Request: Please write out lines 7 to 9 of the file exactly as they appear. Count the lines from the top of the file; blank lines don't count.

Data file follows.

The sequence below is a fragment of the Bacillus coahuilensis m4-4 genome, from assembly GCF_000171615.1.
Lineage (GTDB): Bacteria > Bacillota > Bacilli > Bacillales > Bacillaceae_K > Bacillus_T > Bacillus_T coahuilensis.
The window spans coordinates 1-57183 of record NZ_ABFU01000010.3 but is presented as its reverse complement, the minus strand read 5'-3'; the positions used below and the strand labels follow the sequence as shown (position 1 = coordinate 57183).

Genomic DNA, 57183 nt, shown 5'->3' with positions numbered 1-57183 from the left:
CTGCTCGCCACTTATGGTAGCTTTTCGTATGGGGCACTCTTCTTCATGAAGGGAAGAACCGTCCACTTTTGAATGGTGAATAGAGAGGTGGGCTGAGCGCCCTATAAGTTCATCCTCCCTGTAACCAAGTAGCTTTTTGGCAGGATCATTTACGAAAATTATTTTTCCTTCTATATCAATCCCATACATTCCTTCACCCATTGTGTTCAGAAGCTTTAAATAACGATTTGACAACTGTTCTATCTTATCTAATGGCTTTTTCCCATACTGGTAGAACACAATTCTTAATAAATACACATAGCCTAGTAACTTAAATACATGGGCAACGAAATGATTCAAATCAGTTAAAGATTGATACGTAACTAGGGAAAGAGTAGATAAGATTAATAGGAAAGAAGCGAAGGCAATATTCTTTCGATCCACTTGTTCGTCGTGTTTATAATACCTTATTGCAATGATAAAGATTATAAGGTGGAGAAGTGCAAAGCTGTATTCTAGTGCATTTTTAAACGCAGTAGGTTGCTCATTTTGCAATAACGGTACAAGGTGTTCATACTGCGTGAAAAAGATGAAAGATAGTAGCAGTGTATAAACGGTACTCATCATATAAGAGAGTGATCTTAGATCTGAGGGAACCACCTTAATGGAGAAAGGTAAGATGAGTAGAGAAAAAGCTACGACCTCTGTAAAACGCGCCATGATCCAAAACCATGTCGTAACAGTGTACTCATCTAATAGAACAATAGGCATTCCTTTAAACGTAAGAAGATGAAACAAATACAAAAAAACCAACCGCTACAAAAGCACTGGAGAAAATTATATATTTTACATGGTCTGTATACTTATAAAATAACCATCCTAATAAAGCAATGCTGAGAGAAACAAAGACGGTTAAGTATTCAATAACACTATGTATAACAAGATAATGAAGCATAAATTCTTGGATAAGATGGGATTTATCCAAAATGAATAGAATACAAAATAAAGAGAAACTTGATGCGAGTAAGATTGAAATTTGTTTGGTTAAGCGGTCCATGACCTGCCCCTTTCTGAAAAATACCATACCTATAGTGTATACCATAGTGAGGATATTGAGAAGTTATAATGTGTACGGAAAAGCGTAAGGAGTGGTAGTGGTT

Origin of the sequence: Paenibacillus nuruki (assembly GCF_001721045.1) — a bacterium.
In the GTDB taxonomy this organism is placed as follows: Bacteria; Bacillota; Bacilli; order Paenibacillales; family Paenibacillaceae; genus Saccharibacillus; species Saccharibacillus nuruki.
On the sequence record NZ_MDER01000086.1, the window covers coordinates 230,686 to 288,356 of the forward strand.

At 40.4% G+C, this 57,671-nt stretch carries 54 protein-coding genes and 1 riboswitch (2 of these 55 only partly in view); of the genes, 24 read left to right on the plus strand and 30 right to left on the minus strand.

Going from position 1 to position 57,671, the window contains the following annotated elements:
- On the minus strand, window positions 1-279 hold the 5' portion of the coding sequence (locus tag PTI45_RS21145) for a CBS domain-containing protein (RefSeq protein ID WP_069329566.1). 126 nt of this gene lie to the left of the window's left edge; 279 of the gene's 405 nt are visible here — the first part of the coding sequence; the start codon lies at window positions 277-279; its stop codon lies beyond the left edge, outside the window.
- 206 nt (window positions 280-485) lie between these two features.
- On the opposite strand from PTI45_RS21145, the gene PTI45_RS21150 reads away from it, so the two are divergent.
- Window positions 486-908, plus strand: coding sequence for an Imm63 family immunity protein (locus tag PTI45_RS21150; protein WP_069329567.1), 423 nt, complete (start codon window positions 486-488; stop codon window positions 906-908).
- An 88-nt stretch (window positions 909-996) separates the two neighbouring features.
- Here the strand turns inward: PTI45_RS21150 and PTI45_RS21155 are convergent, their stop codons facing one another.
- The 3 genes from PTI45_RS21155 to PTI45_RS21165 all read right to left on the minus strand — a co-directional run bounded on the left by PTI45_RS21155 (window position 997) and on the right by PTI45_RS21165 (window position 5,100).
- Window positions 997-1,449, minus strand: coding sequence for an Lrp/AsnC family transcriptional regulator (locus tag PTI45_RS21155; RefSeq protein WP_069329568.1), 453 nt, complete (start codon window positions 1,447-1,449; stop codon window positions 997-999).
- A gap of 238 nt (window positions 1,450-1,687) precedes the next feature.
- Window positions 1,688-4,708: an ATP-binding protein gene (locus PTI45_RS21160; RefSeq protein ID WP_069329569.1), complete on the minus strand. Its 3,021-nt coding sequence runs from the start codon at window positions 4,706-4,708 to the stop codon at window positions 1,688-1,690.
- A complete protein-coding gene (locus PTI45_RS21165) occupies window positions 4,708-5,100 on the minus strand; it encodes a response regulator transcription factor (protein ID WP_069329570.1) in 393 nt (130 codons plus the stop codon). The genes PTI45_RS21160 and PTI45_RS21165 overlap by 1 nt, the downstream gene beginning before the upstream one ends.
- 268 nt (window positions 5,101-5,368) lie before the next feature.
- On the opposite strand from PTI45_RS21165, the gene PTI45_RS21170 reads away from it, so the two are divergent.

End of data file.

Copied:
In the GTDB taxonomy this organism is placed as follows: Bacteria; Bacillota; Bacilli; order Paenibacillales; family Paenibacillaceae; genus Saccharibacillus; species Saccharibacillus nuruki.
On the sequence record NZ_MDER01000086.1, the window covers coordinates 230,686 to 288,356 of the forward strand.

At 40.4% G+C, this 57,671-nt stretch carries 54 protein-coding genes and 1 riboswitch (2 of these 55 only partly in view); of the genes, 24 read left to right on the plus strand and 30 right to left on the minus strand.